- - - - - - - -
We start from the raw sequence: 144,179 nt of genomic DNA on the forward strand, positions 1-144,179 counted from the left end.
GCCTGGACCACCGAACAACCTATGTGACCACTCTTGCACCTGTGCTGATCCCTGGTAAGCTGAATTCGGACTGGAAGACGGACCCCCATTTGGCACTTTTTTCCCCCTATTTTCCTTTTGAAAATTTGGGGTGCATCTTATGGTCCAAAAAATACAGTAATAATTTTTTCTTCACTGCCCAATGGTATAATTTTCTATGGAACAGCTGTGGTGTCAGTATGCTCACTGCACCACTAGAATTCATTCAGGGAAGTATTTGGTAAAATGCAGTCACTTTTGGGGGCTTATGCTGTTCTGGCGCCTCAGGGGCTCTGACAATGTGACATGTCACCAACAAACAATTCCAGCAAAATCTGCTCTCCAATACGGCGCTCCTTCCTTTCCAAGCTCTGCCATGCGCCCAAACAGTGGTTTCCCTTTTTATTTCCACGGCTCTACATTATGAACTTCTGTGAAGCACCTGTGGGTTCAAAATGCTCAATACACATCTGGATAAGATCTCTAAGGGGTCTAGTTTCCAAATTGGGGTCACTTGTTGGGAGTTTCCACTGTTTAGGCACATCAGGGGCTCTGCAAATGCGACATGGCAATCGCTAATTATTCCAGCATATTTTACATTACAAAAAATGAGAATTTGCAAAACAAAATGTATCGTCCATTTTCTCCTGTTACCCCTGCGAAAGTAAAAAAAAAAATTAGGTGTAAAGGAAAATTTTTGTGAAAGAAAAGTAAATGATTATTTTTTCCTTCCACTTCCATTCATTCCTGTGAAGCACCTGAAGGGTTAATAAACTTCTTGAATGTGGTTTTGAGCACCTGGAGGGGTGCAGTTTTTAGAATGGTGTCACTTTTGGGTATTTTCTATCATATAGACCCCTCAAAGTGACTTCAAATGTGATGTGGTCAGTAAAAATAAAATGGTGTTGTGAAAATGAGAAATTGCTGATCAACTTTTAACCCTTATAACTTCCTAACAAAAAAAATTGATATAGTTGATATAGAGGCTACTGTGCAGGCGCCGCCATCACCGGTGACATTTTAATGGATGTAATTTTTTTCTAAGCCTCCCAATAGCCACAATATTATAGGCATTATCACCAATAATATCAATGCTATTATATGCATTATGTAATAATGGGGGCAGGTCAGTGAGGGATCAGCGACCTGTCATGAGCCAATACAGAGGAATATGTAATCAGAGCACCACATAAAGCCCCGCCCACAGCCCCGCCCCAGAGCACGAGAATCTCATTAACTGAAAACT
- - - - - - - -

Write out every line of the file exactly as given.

We start from the raw sequence: 144,179 nt of genomic DNA on the forward strand, positions 1-144,179 counted from the left end.
GCCTGGACCACCGAACAACCTATGTGACCACTCTTGCACCTGTGCTGATCCCTGGTAAGCTGAATTCGGACTGGAAGACGGACCCCCATTTGGCACTTTTTTCCCCCTATTTTCCTTTTGAAAATTTGGGGTGCATCTTATGGTCCAAAAAATACAGTAATAATTTTTTCTTCACTGCCCAATGGTATAATTTTCTATGGAACAGCTGTGGTGTCAGTATGCTCACTGCACCACTAGAATTCATTCAGGGAAGTATTTGGTAAAATGCAGTCACTTTTGGGGGCTTATGCTGTTCTGGCGCCTCAGGGGCTCTGACAATGTGACATGTCACCAACAAACAATTCCAGCAAAATCTGCTCTCCAATACGGCGCTCCTTCCTTTCCAAGCTCTGCCATGCGCCCAAACAGTGGTTTCCCTTTTTATTTCCACGGCTCTACATTATGAACTTCTGTGAAGCACCTGTGGGTTCAAAATGCTCAATACACATCTGGATAAGATCTCTAAGGGGTCTAGTTTCCAAATTGGGGTCACTTGTTGGGAGTTTCCACTGTTTAGGCACATCAGGGGCTCTGCAAATGCGACATGGCAATCGCTAATTATTCCAGCATATTTTACATTACAAAAAATGAGAATTTGCAAAACAAAATGTATCGTCCATTTTCTCCTGTTACCCCTGCGAAAGTAAAAAAAAAAATTAGGTGTAAAGGAAAATTTTTGTGAAAGAAAAGTAAATGATTATTTTTTCCTTCCACTTCCATTCATTCCTGTGAAGCACCTGAAGGGTTAATAAACTTCTTGAATGTGGTTTTGAGCACCTGGAGGGGTGCAGTTTTTAGAATGGTGTCACTTTTGGGTATTTTCTATCATATAGACCCCTCAAAGTGACTTCAAATGTGATGTGGTCAGTAAAAATAAAATGGTGTTGTGAAAATGAGAAATTGCTGATCAACTTTTAACCCTTATAACTTCCTAACAAAAAAAATTGATATAGTTGATATAGAGGCTACTGTGCAGGCGCCGCCATCACCGGTGACATTTTAATGGATGTAATTTTTTTCTAAGCCTCCCAATAGCCACAATATTATAGGCATTATCACCAATAATATCAATGCTATTATATGCATTATGTAATAATGGGGGCAGGTCAGTGAGGGATCAGCGACCTGTCATGAGCCAATACAGAGGAATATGTAATCAGAGCACCACATAAAGCCCCGCCCACAGCCCCGCCCCAGAGCACGAGAATCTCATTAACTGAAAACT